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4. Clone Actions

  • 1. Studio Logo Introduction
  • 2. Design Studio Logo
  • 3. Combine the Sprites
  • 4. Clone Actions
  • 5. Portable Logo
  • 6. Add-Ons
  • 7. Reflection
  • 8. Wrap-up: Studio Logo
  • 9. Wrap-up: Share Your Project
  • 10. Wrap-up: Show Your Project
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Transcript

In this video, you will program the clones to perform differently from one another.

When you test your code, both clones do exactly the same thing. They stay in the same position, wait for 3 seconds, and disappear.

Many studio logos perform an effect or animation before they center on the screen.

Program the “Studio Name” clone to run different code using conditional statements.

Drag out an “if” block. Next, drag out an “equals” block, and place it in the “if” block. Place the “costume #” block in the first value box.

This block stores the number of the current costume. Type in the costume number of the clone you’re animating. This example animates the “Studio Name” costume, so “2” is entered into the “equals” block.

Next, animate a movement for your studio name.

You may have to “show” the sprite, and switch to the correct costume number, to do this. This example uses a “go to x y” block and a “glide” block to make the words fly in from the bottom, but you’ll create your own fun animation for your logo.

You can make your costume spin, zip around the screen, or fade in using an effect. Place the entire “if” block after the “when I start as a clone” block.

Test it out. Both clones appear, and the “studio name” clone glides in from the bottom. However, the text now stays visible an additional second after the background disappears. In this example, the bug comes from the “glide” block. When the code for the “Studio Name” clone runs, it moves to the bottom of the screen, glides 1 second, then waits 3 seconds. That takes 4 seconds to complete! The “opening screen” clone only waits 3 seconds before it hides. Rather than sequencing the different parallel code stacks to stop at the same time, send an interrupt to stop the code from running.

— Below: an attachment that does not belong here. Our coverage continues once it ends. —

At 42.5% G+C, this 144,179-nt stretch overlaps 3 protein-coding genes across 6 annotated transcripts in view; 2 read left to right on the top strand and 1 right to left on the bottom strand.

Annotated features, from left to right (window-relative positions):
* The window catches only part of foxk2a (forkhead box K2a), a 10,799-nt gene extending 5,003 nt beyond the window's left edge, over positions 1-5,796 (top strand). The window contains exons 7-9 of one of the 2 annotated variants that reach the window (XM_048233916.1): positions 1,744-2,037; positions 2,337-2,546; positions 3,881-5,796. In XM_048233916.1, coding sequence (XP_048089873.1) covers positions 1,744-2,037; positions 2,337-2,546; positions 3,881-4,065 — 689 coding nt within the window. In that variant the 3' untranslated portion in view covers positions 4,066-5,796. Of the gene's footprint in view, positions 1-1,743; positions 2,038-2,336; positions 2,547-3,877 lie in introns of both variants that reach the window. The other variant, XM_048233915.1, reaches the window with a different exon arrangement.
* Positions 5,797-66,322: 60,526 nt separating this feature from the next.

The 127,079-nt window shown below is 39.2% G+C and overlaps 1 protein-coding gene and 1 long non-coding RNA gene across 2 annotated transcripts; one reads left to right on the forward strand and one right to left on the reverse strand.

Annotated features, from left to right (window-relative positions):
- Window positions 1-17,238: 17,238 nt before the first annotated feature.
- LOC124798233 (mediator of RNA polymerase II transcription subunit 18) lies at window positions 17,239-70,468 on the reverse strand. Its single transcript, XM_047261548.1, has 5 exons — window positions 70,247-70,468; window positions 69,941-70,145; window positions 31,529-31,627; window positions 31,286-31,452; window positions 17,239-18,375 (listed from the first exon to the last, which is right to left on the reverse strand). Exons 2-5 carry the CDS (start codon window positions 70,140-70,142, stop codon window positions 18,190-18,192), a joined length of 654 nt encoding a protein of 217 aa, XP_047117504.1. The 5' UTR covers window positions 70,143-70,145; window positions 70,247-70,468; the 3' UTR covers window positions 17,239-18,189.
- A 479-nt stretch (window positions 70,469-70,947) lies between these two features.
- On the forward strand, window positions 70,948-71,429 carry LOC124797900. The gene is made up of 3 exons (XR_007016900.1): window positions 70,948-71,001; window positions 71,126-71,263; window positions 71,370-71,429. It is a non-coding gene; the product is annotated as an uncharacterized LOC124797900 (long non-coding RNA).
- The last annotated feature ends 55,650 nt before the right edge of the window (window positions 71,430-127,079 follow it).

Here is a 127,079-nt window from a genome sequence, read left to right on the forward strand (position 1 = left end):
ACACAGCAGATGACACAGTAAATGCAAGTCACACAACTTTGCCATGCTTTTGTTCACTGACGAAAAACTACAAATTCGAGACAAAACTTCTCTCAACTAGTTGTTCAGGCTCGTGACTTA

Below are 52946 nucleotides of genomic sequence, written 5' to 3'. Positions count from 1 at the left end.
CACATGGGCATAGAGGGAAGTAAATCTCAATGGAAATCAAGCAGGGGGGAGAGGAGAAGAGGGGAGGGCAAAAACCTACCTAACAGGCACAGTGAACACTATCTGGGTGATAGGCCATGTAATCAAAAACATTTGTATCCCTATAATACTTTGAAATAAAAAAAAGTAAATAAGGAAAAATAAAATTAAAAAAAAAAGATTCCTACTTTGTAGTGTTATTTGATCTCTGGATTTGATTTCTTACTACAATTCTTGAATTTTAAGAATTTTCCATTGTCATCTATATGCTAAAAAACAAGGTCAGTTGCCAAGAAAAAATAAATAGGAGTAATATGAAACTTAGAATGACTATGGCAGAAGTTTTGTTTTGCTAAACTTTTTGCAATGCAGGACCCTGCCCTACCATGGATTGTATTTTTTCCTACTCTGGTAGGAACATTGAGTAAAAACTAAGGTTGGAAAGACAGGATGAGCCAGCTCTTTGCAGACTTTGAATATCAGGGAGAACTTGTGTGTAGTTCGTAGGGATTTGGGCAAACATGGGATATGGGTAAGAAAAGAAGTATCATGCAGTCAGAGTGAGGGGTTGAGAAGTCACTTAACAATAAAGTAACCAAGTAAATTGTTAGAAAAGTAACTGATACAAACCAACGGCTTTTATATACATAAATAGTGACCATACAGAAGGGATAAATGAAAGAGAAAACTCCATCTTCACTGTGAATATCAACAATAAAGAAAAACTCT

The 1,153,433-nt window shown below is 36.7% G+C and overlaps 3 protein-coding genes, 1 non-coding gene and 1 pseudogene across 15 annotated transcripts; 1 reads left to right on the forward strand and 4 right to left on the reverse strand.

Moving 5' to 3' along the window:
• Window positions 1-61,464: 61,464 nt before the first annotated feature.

Interrupts stop the code and make sprites do something different. In this case, use the “broadcast” block to send an interrupt which will stop the studio animation and start the new project. Drag out a broadcast block and attach it to the bottom of the “when flag clicked” block stack. Create a new message and name it “Start Program,” because this block will both delete the clones and start any new projects.

Drag out a “when I receive” block, and change the dropdown to “start program.”

Move the “delete this clone” block to the “when I receive” block. Move the “wait” block to above the “broadcast” block. The “wait” block determines the length of time the studio logo runs before the broadcast block interrupts the animation and deletes the clones.

Click the flag to test. Both clones should disappear after 3 seconds have passed. If 3 seconds is too long or too short, tinker with the wait value. This example changes the value to 4.

Now that you have one conditional statement and a way to make the animation end after a certain period of time, it will be easier to add more animations to your studio logo. The next video will show you how!

Now, it’s your turn: Program the “Studio Name” clone to run different code using “costume #,” “equals,” and “if” blocks.

Add an animation to the “Studio Name” clone.

Make the Studio Logo animation end using “broadcast” and “when I receive.”

Instructions
  1. Add the costume from the studio name sprite to the "studio logo" sprite.
  2. Delete the "studio name" sprite.
  3. Create clones of each costume using "switch costume" and "create clone" blocks.
  4. Program the clones to appear, wait, and disappear using the "when I start as a clone," "wait" and "delete this clone" blocks.